Now that it's summer, I use the three sections differently. I use the first section for tasks that designated for the morning, the middle for afternoon, and the third for evening (if it is blank). I color code the tasks for school and home. In the fall, I will go back to using the sections as established above.
I feel like I cannot talk about this beautiful planner and not mention the stickers. Some people spend hours decorating a weekly layout in their planners with all kinds of stickers. I am not one of those people. I feel like there are much better uses of my time. However, I love using stickers for a purpose. I made my own sticker labels for the headings in my planner sections. I printed them out using Microsoft Word, and then turned the labels into stickers using my Xyron Sticker Maker*. I then cut them out, and placed them on their designated sections.
DIY Arc Notebook Teacher Planner
I always see teachers with all kinds of pretty teacher planners. Some teachers create them on their own, and I love creating. Last year, I tried to make my own planner, but with the planning routine that I already had, I didn't really need a teacher planner, and so I didn't follow through with using it. You can watch the video of my original planner set up here.
I made my own weekly planner template in Google Docs. This is where I do my lesson planning. I like planning digitally rather than on paper because it's easy to move plans when something changes last minute (like a snow day or surprise assembly), and it's easy to share with my co-teacher. Using the Google Docs planner made my Arc Notebook planner pages obsolete. Although, truth be told, I am once again creating planning pages this summer. I really just like to create forms and documents. (Insert shrugging emoji here.)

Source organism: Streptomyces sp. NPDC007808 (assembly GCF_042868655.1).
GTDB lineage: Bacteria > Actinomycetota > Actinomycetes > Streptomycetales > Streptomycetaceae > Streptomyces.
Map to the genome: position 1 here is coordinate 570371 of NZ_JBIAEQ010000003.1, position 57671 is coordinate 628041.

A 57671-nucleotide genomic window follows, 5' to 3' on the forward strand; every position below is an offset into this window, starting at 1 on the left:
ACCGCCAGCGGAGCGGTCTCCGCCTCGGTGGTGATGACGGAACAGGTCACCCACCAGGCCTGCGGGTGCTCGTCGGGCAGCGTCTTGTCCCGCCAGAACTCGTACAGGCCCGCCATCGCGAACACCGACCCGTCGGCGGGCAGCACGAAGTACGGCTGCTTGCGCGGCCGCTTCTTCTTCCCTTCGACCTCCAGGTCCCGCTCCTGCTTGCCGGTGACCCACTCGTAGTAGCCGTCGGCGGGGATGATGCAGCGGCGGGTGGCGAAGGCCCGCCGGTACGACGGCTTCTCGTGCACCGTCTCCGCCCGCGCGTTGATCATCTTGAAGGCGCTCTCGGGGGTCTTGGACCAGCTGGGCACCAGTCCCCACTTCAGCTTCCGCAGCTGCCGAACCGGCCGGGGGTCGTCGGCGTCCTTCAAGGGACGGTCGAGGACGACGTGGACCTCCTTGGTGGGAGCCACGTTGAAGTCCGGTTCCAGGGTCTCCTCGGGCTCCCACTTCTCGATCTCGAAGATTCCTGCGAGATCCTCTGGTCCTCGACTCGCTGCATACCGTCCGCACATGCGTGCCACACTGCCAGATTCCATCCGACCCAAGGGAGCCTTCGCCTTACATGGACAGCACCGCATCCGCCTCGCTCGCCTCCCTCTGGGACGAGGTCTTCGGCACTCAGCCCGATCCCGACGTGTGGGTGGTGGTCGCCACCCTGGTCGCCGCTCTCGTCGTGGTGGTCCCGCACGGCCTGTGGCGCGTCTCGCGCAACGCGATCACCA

So what do I even use this planner for anyway? It's more like my catch-all teacher notebook. I have a section for "Plans & Ideas" with folders and page protectors holding the district calendar, pay schedule, all of the papers given to me that pertain to whatever unit planning the district is currently requiring, and blank pages of arc paper for lists and plans. I have three sections for each of my three preps. In these sections I have planning calendars and the scope and sequence for each course. I also keep blank Arc Notebook paper for ideas and a list of things to change for the next year. Finally, I have a section for Professional Development. I have folders of PD handouts and notes from last year's PD sessions that I took on Arc Notebook paper.
I am planning on making a few changes to the functionality of this planner. I really wanted to use it for lesson planning, but as I mentioned before I use Google Docs. However, I need a place to store the ideas I have for upcoming units, so I'm going to add long-range planning pages at the beginning and pacing guides for each course. Whatever I come up with, I will blog about in the future.
The only negative to this planner (aside from the initial costs) is that using regular paper is not always practical. What I found after one year of use is that the pages I used the most did start to fall out. To remedy this, I invested in heavier paper. So far, I'm very impressed with Georgia Pacific 28 lb paper*.
*Contains Amazon Affiliate Links
Do you prefer one planner or multiple planners?